The new research reveals how the travel industry is developing within the fast-changing global economic and social environment.
Euromonitor International released today a new report ” Megatrends Shaping the Future of Travel ” at World Travel Market (WTM) London, the leading travel and tourism event worldwide.
Caroline Bremner, head of travel research at Euromonitor International comments, “In a rapidly changing global environment, megatrend analysis is critical for companies seeking to drive sustainable growth and remain relevant as competition increases and new ideas disrupt entire industries.”
The new research reveals how the travel industry is developing within the fast-changing global economic and social environment. Three key emerging travel industry trends identified by the report are:
The Joy of Missing Out #JOMO
Counter to FOMO (Fear of Missing Out), the Joy of Missing Out (JOMO) is an emerging trend as consumers are resisting the “always-on” mentality. Desire to unplug is spurred by a need for authenticity, privacy and the enjoyment of face-to-face, live experiences. Travel players such as Black Tomato are now offering alternative travel experiences helping travellers disconnect from their everyday lives and enjoy travel detox experiences away from civilisation.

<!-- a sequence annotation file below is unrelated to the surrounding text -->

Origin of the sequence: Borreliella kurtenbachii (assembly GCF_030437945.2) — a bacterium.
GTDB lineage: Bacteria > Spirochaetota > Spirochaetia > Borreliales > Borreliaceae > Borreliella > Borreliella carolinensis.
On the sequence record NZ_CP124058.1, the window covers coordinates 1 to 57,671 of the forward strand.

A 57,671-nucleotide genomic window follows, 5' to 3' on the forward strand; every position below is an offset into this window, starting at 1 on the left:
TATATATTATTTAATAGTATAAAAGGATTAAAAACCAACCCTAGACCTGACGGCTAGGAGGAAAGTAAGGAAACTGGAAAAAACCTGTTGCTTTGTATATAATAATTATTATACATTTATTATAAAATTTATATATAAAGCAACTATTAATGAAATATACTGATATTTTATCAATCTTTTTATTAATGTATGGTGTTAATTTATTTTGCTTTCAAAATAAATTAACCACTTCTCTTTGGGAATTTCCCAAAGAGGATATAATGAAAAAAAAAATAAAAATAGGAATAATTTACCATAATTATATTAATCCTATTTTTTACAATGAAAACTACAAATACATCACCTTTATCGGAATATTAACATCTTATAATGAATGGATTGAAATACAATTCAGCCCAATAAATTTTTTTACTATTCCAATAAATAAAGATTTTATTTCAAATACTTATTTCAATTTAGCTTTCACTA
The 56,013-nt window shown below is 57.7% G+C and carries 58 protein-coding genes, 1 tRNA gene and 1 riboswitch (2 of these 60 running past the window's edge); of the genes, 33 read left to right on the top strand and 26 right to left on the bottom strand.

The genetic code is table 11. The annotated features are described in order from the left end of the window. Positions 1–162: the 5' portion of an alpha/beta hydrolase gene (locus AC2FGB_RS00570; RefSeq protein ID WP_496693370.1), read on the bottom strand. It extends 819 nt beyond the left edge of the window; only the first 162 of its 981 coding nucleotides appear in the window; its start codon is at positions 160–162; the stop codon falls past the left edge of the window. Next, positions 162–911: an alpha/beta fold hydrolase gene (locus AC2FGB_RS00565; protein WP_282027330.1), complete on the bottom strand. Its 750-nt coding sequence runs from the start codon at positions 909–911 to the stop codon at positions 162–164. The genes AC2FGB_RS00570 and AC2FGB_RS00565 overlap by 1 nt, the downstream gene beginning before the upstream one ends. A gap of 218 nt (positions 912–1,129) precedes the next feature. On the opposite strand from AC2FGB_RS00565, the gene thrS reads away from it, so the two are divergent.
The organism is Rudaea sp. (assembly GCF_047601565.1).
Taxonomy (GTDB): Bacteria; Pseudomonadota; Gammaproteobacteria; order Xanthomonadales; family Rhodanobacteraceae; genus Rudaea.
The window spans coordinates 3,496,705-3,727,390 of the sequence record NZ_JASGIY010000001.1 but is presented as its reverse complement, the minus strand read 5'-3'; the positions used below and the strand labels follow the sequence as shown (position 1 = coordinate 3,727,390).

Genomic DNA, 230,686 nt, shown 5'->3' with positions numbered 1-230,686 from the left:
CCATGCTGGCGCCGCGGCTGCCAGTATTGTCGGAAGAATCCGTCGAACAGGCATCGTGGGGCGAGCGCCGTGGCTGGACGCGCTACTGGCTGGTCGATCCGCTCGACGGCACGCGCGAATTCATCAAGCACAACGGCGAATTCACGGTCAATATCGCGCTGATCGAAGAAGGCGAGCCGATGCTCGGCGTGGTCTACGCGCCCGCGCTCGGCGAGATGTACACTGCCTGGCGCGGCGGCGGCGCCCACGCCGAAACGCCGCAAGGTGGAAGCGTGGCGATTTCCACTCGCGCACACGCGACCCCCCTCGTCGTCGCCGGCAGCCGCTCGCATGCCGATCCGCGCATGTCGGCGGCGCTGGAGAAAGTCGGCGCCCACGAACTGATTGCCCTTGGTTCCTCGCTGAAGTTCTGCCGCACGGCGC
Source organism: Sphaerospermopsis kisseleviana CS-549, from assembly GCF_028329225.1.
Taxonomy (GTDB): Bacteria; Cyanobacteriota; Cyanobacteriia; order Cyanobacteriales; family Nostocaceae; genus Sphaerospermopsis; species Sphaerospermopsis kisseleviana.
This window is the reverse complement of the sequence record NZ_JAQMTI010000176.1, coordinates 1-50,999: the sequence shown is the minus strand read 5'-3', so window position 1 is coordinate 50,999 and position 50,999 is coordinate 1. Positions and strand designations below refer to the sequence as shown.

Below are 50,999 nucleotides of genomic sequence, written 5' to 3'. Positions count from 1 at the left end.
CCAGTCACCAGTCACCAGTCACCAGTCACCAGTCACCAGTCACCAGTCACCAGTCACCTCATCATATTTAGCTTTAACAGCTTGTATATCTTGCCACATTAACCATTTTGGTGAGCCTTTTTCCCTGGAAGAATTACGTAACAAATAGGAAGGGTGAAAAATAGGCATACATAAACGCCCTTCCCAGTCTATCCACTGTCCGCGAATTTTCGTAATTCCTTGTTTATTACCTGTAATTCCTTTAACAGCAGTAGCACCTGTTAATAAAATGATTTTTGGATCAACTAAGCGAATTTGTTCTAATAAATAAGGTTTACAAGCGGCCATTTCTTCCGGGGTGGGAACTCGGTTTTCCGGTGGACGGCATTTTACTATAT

High-profile events have greatly increased awareness amongst consumers of plastic's negative attributes. Many travel players have pledged to take action, aiming to end the use of plastic straws with alternatives such as edible, hyper-compostable straws. For instance, Europe's biggest budget operator Ryanair announced non-recyclable plastics will be completely removed from its aircraft by 2023.
Access economy taking flight
The access economy, where goods and services are traded on the basis of access rather than ownership, is booming. Travel is a sector revolutionised by players such as Airbnb and Uber, yet the access economy has the potential to transform many more areas with flights as the next possible category. While Voom offers helicopter rides booked through an Uber-style app, the city of Dubai is testing flying taxis and Wingly offers a booking platform where private pilots take passengers on trips carpooling style.
Wouter Geerts, travel research consultant at Euromonitor International adds, “Going hand in hand with these trends, travellers continue to look for ever greater personalisation and authentic experiences. As destinations become overcrowded and fast-paced lives are the new normal, expectations will focus on bespoke and off-the-beaten-track destinations. We expect the desire for greater personalisation to continue and grow throughout 2019.”
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